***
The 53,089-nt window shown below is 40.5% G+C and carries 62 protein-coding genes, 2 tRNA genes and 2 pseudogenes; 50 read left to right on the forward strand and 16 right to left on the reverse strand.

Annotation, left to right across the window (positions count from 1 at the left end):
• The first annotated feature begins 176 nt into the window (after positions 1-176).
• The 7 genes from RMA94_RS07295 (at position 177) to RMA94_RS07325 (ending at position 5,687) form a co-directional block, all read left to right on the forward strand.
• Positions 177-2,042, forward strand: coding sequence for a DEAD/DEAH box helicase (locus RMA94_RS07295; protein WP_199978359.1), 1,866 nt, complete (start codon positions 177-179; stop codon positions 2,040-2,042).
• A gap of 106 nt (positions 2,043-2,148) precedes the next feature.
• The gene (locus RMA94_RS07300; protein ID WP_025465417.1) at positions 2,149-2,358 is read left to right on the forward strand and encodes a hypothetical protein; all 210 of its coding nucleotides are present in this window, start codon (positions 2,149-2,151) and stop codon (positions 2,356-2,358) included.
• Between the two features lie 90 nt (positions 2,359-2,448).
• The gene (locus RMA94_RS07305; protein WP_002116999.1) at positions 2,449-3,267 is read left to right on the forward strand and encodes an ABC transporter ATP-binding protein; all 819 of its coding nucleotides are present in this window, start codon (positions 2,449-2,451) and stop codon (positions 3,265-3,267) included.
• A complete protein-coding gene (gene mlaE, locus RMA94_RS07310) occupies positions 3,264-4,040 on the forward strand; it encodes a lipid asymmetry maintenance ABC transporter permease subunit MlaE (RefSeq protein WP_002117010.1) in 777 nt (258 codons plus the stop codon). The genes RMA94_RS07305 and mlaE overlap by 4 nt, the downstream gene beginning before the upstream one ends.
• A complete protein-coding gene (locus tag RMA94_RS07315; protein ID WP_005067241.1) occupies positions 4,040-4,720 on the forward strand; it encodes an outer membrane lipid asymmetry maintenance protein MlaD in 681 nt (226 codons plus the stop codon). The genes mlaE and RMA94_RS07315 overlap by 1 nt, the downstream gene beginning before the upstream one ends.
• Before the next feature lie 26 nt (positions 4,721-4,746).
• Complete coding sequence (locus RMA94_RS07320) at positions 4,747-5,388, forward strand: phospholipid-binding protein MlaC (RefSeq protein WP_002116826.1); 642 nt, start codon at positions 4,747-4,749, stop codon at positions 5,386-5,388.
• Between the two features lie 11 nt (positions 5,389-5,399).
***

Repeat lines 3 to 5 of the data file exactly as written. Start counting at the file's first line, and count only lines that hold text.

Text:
• The first annotated feature begins 176 nt into the window (after positions 1-176).
• The 7 genes from RMA94_RS07295 (at position 177) to RMA94_RS07325 (ending at position 5,687) form a co-directional block, all read left to right on the forward strand.
• Positions 177-2,042, forward strand: coding sequence for a DEAD/DEAH box helicase (locus RMA94_RS07295; protein WP_199978359.1), 1,866 nt, complete (start codon positions 177-179; stop codon positions 2,040-2,042).